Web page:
With the closure of the College of New Rochelle and the planned sale of its 15.6-acre campus, concerned citizens are scrambling to make protect Leland Castle and have it officially named as a city landmark.
The New Rochelle Preservation Committee, which includes local residents, neighbors of Leland Castle and alumnae of CNR are seeking the adoption of a City Ordinance that will grant local landmark status to the Castle.
“Preservation of the architecturally unique exteriors of the Castle and other buildings depends on action by the City Council, as a private owner is not obligated to maintain the appearance of a building in the absence of local landmark or historic district status,” the Committee said.
The Castle was built in 1859, originally as a summer home by a New York hotel entrepreneur, Simeon Leland, and has been listed on the National Register of Historic Places since 1976 as well as on the New York State Register since 1980.
“For New Rochelle, the significant building relates many layers of the community’s history and how it became one of New York’s premier suburbs, including immigrant settlements, the “gilded age” and the 20th century ‘residential park’ era,” according to the Landmark application submitted by City Historian Barbara Davis.
“Today, Leland Castle is an impressive reminder of the Romantic Movement and the Gothic Revival style of architecture,” Davis noted. “For New Rochelle, the significant building relates many layers of the community’s history and how it became one of New York’s premier suburbs.”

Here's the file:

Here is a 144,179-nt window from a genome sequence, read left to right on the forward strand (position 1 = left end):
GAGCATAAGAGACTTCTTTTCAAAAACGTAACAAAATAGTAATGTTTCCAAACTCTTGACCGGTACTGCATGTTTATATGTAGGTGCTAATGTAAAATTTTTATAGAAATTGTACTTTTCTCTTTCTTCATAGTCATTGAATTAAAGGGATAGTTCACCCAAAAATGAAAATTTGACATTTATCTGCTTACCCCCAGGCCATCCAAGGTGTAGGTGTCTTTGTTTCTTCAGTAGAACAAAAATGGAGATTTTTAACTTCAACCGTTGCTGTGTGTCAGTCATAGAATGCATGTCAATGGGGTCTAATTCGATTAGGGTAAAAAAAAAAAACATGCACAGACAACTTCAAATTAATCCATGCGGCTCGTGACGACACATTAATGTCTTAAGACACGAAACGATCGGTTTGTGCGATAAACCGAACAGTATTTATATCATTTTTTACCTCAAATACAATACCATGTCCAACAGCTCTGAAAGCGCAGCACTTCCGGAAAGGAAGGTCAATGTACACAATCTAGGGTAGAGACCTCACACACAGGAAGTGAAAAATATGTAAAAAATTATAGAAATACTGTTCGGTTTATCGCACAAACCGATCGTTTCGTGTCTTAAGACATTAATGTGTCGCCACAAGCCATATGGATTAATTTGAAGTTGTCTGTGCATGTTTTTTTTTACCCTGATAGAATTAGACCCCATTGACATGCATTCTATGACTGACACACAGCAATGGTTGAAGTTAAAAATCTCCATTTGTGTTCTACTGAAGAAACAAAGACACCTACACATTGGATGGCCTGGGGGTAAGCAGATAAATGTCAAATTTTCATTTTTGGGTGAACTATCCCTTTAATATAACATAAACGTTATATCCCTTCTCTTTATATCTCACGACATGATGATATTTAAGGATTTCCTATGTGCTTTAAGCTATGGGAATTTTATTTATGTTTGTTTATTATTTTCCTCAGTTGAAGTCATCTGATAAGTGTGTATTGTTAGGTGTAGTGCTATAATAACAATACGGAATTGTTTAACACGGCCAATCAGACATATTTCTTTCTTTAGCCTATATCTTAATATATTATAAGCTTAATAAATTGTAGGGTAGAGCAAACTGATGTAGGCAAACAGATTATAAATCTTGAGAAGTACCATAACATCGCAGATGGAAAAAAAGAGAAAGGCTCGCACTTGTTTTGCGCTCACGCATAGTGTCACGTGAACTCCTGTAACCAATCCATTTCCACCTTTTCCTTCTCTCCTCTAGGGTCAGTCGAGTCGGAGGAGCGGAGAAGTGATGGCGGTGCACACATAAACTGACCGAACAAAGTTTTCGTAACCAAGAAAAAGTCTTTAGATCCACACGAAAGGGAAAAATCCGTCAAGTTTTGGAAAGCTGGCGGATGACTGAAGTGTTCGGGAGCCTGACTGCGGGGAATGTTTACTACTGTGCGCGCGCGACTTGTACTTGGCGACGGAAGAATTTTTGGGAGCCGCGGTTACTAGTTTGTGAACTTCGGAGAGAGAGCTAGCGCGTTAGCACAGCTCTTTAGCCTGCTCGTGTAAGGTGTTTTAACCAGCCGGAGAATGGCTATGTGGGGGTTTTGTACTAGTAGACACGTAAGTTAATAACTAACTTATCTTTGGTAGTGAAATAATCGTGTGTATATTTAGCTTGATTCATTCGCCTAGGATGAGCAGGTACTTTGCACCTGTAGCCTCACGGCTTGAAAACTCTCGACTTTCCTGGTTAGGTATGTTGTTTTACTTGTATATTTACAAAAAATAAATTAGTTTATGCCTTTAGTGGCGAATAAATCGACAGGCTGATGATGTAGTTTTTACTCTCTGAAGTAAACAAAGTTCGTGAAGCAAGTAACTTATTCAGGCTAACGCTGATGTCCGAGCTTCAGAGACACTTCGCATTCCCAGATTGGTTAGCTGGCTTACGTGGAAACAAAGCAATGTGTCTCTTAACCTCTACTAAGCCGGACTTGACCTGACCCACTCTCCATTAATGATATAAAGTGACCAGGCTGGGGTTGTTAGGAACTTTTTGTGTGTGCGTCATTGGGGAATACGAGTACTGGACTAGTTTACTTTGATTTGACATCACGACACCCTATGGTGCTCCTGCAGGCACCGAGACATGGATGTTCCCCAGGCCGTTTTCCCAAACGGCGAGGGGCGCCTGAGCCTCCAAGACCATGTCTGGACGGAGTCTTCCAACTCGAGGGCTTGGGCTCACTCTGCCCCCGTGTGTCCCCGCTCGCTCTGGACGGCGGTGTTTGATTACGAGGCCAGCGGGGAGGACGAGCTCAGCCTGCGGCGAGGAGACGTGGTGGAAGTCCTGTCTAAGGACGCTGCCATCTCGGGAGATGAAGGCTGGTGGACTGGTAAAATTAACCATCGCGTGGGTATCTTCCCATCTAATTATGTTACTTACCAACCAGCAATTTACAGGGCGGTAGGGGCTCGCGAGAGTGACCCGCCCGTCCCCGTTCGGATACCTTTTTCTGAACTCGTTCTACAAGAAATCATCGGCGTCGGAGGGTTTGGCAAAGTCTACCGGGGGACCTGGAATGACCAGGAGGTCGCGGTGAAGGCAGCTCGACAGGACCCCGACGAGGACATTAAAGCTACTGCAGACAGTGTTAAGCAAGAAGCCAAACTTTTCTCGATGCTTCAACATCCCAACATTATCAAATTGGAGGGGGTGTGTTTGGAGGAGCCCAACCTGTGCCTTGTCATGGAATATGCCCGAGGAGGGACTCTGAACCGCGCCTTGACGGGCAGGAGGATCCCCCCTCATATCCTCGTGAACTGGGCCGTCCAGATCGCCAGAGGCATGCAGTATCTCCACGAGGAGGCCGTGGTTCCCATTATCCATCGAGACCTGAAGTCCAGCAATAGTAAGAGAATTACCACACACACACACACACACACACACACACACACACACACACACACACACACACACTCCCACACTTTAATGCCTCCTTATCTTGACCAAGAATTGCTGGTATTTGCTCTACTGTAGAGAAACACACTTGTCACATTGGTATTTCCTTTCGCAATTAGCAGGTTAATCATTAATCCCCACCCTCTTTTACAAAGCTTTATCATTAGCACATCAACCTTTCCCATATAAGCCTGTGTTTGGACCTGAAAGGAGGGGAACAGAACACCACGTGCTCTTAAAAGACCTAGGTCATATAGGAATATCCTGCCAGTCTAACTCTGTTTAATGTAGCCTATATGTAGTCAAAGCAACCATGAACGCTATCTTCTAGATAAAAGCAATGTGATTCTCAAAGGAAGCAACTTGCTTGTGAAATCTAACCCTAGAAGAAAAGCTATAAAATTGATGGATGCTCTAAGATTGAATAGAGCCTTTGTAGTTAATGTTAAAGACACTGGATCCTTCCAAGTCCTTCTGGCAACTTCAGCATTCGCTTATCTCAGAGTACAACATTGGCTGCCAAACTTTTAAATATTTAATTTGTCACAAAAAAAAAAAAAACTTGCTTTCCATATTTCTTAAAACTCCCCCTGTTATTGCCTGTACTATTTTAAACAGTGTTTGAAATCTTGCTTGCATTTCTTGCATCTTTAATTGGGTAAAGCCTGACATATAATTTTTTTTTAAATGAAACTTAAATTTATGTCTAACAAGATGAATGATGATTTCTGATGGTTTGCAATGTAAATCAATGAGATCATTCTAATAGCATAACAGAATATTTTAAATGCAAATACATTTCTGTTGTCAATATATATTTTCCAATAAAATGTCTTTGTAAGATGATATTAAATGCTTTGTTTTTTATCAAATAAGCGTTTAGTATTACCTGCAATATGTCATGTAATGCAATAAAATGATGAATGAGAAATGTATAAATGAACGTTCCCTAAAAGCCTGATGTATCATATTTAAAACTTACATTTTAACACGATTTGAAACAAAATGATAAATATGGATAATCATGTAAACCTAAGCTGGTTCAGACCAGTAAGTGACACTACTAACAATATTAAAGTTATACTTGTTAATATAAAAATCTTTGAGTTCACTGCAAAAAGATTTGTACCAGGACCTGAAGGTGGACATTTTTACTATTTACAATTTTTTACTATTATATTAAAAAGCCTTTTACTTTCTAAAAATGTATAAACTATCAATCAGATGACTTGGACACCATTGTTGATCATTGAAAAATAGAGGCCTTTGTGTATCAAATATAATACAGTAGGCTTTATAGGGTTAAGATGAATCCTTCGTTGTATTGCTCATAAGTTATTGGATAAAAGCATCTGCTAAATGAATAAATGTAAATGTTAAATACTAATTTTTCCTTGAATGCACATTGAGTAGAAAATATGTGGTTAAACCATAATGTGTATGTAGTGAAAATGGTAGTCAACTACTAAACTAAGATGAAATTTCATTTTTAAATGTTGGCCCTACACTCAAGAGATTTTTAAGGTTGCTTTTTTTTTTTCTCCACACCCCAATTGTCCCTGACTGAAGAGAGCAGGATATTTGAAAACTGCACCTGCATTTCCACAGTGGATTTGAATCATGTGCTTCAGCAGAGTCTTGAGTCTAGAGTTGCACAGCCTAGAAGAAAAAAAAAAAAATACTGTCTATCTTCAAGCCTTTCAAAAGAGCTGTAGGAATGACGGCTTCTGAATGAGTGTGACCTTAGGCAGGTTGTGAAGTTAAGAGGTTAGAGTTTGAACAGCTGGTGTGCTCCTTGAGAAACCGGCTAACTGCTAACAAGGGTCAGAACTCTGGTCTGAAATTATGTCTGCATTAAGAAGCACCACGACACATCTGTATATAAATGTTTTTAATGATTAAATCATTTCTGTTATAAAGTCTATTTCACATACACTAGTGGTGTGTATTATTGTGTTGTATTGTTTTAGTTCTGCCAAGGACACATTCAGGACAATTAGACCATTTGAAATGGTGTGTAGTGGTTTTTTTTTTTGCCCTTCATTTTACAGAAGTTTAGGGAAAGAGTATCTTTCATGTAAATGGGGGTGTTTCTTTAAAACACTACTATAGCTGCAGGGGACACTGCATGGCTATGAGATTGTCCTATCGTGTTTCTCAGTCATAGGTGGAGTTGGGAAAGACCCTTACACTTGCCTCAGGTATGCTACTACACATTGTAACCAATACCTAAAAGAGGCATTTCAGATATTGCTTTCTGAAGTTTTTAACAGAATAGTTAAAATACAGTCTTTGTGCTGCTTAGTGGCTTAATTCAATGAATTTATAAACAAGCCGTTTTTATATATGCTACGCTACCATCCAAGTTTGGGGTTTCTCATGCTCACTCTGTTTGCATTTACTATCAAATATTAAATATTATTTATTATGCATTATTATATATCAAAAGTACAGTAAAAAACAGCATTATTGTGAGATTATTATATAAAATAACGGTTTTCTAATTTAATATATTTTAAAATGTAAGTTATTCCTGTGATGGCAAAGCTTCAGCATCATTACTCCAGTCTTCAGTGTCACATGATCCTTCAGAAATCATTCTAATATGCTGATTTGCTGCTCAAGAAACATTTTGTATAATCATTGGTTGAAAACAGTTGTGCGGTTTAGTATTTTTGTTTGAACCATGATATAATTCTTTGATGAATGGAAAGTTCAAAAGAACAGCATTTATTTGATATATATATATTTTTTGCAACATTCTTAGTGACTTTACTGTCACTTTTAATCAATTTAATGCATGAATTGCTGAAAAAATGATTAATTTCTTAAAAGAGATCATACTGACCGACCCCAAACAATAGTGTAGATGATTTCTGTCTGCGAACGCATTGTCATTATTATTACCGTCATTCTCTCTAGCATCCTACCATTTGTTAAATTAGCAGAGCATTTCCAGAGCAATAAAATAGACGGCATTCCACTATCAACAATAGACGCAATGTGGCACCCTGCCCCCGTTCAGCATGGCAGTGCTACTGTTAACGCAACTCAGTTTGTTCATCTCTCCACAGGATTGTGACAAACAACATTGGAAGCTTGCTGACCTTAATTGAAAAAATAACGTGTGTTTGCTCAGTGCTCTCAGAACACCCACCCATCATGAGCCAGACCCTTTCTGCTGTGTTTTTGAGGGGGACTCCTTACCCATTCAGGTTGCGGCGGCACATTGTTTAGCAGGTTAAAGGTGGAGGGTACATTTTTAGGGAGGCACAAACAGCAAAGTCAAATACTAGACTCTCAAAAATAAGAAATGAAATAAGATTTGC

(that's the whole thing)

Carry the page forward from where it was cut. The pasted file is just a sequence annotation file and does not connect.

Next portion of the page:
The Local Landmarking Nomination of Leland Castle is expected to be heard at the Wednesday, Sept. 18 Historical and Landmarks Review Board meeting.
“Properties such as this rarely become available and offer a one-of-a-kind opportunity to leverage an established, turnkey educational campus for a variety of uses,” Jeff Hubbard, Executive Managing Director of B6 Real Estate Advisors said about the campus. “There has been significant interest since the college first announced its closing and our team has created a structured sale process that will streamline the transaction for both the buyers and the college.”
In an effort to protect Leland Castle, a change.org petition was also started by concerned citizens, which garnered nearly 300 “signatures” in a few days. The Committee is also hopeful that the City Council will consider making other historical buildings official city landmarks.
“This is a critical first step of the City protecting this landmark, but more is needed. We are asking that the City approve and adopt legislation to protect Leland Castle as soon as possible.
“We also ask that the City lead efforts to provide the necessary State and/or Federal protection for the College of New Rochelle quad and additional historic buildings on the campus to allow local landmarking to follow. Buildings of historic significance include Chidwick, Maura, Holy Family Chapel, Brescia, and the Mother Irene Gill Memorial Library.”
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